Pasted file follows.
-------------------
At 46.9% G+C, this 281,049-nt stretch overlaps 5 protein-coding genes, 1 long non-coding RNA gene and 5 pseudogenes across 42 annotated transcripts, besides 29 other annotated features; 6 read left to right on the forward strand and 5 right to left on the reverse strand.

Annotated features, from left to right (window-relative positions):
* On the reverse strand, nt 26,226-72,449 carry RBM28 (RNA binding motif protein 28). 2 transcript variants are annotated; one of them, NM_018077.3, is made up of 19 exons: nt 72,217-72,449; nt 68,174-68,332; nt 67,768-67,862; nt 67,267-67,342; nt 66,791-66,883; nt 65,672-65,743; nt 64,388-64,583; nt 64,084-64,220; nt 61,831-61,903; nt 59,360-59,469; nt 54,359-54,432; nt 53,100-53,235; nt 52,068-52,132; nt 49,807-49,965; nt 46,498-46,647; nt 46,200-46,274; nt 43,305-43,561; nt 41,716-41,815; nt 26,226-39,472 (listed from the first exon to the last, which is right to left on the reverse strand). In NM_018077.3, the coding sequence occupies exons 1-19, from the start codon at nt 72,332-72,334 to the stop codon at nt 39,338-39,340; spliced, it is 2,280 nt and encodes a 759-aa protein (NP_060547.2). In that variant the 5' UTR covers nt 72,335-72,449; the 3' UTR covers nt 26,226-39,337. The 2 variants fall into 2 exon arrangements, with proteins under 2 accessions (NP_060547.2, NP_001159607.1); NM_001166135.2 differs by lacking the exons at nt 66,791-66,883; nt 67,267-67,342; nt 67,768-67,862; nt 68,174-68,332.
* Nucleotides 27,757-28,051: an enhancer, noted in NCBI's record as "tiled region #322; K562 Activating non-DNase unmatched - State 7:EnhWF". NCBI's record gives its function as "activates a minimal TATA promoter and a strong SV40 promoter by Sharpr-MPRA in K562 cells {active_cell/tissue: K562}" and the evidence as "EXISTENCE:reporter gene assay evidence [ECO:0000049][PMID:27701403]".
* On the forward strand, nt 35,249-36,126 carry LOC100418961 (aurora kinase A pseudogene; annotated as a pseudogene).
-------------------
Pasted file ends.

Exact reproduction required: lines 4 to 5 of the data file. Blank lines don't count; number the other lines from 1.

* Nucleotides 27,757-28,051: an enhancer, noted in NCBI's record as "tiled region #322; K562 Activating non-DNase unmatched - State 7:EnhWF". NCBI's record gives its function as "activates a minimal TATA promoter and a strong SV40 promoter by Sharpr-MPRA in K562 cells {active_cell/tissue: K562}" and the evidence as "EXISTENCE:reporter gene assay evidence [ECO:0000049][PMID:27701403]".
* On the forward strand, nt 35,249-36,126 carry LOC100418961 (aurora kinase A pseudogene; annotated as a pseudogene).